Increase Safety With The Right Parking Lot Lighting

parking lot lighting

Want to increase safety in your parking lot? Simply add more lighting, right?

Well, that’s not always the case.

Unnecessary parking lot lighting will cost you more over time, both in energy costs to operate, as well as maintenance costs of the equipment. It is also more environmentally unfriendly.

Excessive lighting does not improve safety; refining your lighting plan will. The key lies in controlling the lighting for the situation.

It starts by assessing your needs. A parking lot in an apartment complex, where residents come and go at all hours of the night, won’t have the same requirements as an office building where everyone is gone by seven at night.

Illuminance levels should be installed to meet the situation. Lighting can be adjusted by the color of the light, the beam produced by the lighting unit, and the overall system design. In some cases it may not be the number of lights you have in place, instead may be the style and type of lighting used.

Replace Lamps

Common practice is to replace lamps only as the light burns out. Yet studies show that a metal halide or high-pressure sodium lamp can degrade as much as 40 percent of their lighting input over just a few years. That’s like cutting a 400-watt lamp back to 250 watts or below. Simply replacing all lamps at once can have a significant impact on the lighting in your parking lot.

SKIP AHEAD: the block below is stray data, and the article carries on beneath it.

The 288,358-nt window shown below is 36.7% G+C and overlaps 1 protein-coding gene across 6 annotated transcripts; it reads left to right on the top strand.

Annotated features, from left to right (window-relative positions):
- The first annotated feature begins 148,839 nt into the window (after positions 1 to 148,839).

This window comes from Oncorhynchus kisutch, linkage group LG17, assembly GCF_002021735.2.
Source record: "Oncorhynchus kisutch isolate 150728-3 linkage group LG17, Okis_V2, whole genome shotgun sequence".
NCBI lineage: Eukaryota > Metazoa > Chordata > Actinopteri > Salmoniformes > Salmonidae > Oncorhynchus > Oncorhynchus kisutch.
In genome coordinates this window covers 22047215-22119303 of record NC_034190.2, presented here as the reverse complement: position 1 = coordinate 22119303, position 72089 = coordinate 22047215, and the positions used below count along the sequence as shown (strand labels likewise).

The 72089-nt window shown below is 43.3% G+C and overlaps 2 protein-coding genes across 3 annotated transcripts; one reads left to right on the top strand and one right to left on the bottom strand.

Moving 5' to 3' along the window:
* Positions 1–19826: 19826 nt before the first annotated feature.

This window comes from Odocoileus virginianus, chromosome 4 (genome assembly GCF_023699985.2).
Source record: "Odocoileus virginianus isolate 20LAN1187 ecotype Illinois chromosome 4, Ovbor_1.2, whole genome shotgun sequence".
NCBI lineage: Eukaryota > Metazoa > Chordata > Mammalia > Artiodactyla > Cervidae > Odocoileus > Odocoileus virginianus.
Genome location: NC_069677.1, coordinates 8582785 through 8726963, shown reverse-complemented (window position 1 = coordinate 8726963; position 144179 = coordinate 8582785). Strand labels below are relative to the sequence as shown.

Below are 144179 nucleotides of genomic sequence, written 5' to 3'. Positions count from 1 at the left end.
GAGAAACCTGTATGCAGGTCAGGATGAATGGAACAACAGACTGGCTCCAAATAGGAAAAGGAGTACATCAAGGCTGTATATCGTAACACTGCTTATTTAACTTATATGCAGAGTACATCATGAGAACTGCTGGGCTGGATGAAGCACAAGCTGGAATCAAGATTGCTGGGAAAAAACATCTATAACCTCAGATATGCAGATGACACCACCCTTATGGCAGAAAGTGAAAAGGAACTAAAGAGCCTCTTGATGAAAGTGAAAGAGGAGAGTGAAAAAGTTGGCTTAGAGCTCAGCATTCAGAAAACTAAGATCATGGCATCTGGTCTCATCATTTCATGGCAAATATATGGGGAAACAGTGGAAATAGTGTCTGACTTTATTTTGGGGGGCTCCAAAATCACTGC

Upgrade

What type of lighting are you currently using in your parking lot? An upgrade from high-pressure sodium to metal halide would drastically increase the light color and appearance. Metal halide has a higher color rendering index, meaning the human eye perceives the colors as brighter, more vivid. To improve energy efficiency even further, upgrade to LED. You’ll notice the difference immediately.

Replace Light Fixtures

Still using an older fixture to light your parking lot? The typical square pole light, commonly referred to as “shoebox” lighting, offers non-directional and inefficient lighting. Replacing these with flood-type lighting fixtures will allow the light to be directed to specific areas, such as sidewalks or walkways. With these simple adjustments, light can seem brighter even though the energy usage remains the same.

Proper parking lot lighting doesn’t take drastic changes. Instead, it takes a careful examination of what currently exists, compared to what’s possible. Even the tiniest of adjustments can have a huge impact.

A well-lit parking lot attracts business and greatly enhances the safety of all those that enter. Have additional questions about how to make your parking lot safer? Give us a call.

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